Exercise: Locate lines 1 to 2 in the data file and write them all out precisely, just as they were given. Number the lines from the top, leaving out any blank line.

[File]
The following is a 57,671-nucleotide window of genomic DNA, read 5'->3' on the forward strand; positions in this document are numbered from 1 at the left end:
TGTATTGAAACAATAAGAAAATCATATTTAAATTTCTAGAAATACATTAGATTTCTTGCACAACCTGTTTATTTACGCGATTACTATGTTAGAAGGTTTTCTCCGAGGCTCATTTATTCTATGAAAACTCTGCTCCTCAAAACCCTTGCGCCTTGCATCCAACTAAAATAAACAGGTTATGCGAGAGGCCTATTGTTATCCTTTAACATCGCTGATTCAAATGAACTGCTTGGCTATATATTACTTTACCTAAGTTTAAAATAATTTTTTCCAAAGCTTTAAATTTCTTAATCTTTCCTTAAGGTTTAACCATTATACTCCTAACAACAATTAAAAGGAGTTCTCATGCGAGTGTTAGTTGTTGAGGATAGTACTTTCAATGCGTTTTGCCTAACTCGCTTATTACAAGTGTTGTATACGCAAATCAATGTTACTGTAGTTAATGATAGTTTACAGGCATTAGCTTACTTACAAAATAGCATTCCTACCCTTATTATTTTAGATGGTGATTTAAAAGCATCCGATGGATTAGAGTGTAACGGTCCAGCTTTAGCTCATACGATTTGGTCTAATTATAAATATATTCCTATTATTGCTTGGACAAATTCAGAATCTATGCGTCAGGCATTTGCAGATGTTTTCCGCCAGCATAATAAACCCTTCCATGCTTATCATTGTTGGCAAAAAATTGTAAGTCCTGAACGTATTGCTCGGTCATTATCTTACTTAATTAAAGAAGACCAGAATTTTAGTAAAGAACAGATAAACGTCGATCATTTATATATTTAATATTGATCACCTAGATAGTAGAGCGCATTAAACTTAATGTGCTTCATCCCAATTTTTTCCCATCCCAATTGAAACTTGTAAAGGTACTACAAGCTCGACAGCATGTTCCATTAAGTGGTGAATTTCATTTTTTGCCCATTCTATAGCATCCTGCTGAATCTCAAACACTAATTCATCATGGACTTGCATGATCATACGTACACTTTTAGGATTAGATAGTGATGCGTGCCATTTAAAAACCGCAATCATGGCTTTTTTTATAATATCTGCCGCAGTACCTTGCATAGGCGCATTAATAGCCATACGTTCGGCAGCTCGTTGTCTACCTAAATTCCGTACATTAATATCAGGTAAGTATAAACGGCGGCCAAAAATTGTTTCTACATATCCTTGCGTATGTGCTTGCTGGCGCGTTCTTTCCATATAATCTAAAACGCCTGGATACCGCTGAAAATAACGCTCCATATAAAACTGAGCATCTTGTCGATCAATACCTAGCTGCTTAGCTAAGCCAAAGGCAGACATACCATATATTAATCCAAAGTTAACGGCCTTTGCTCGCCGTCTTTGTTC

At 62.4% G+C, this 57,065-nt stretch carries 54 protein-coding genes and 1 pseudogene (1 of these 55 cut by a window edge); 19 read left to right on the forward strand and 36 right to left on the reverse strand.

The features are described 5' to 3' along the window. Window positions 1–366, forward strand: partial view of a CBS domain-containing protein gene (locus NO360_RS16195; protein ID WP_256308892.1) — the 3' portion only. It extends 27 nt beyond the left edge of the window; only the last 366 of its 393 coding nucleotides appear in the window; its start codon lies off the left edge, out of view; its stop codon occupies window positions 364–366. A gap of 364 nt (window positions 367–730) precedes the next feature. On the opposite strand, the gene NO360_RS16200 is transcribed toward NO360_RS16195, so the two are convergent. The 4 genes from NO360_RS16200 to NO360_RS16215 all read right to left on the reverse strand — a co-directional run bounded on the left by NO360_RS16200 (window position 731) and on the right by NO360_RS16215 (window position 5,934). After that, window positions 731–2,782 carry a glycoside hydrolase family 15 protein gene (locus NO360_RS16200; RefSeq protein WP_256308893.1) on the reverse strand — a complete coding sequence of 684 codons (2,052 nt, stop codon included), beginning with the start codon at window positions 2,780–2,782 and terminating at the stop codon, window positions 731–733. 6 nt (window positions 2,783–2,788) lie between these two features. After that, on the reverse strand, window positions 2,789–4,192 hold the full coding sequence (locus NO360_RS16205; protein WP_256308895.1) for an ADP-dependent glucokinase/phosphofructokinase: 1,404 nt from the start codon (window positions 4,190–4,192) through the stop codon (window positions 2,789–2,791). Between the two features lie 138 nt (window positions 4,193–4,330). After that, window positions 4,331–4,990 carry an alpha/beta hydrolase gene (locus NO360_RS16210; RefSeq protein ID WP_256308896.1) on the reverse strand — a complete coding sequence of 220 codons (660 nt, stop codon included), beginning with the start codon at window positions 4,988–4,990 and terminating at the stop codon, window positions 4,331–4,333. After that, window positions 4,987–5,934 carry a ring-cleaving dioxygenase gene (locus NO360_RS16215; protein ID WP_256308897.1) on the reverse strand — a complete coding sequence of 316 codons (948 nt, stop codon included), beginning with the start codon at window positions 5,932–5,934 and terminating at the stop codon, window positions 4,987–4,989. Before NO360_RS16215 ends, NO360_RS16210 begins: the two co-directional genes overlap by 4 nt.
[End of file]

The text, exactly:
The following is a 57,671-nucleotide window of genomic DNA, read 5'->3' on the forward strand; positions in this document are numbered from 1 at the left end:
TGTATTGAAACAATAAGAAAATCATATTTAAATTTCTAGAAATACATTAGATTTCTTGCACAACCTGTTTATTTACGCGATTACTATGTTAGAAGGTTTTCTCCGAGGCTCATTTATTCTATGAAAACTCTGCTCCTCAAAACCCTTGCGCCTTGCATCCAACTAAAATAAACAGGTTATGCGAGAGGCCTATTGTTATCCTTTAACATCGCTGATTCAAATGAACTGCTTGGCTATATATTACTTTACCTAAGTTTAAAATAATTTTTTCCAAAGCTTTAAATTTCTTAATCTTTCCTTAAGGTTTAACCATTATACTCCTAACAACAATTAAAAGGAGTTCTCATGCGAGTGTTAGTTGTTGAGGATAGTACTTTCAATGCGTTTTGCCTAACTCGCTTATTACAAGTGTTGTATACGCAAATCAATGTTACTGTAGTTAATGATAGTTTACAGGCATTAGCTTACTTACAAAATAGCATTCCTACCCTTATTATTTTAGATGGTGATTTAAAAGCATCCGATGGATTAGAGTGTAACGGTCCAGCTTTAGCTCATACGATTTGGTCTAATTATAAATATATTCCTATTATTGCTTGGACAAATTCAGAATCTATGCGTCAGGCATTTGCAGATGTTTTCCGCCAGCATAATAAACCCTTCCATGCTTATCATTGTTGGCAAAAAATTGTAAGTCCTGAACGTATTGCTCGGTCATTATCTTACTTAATTAAAGAAGACCAGAATTTTAGTAAAGAACAGATAAACGTCGATCATTTATATATTTAATATTGATCACCTAGATAGTAGAGCGCATTAAACTTAATGTGCTTCATCCCAATTTTTTCCCATCCCAATTGAAACTTGTAAAGGTACTACAAGCTCGACAGCATGTTCCATTAAGTGGTGAATTTCATTTTTTGCCCATTCTATAGCATCCTGCTGAATCTCAAACACTAATTCATCATGGACTTGCATGATCATACGTACACTTTTAGGATTAGATAGTGATGCGTGCCATTTAAAAACCGCAATCATGGCTTTTTTTATAATATCTGCCGCAGTACCTTGCATAGGCGCATTAATAGCCATACGTTCGGCAGCTCGTTGTCTACCTAAATTCCGTACATTAATATCAGGTAAGTATAAACGGCGGCCAAAAATTGTTTCTACATATCCTTGCGTATGTGCTTGCTGGCGCGTTCTTTCCATATAATCTAAAACGCCTGGATACCGCTGAAAATAACGCTCCATATAAAACTGAGCATCTTGTCGATCAATACCTAGCTGCTTAGCTAAGCCAAAGGCAGACATACCATATATTAATCCAAAGTTAACGGCCTTTGCTCGCCGTCTTTGTTC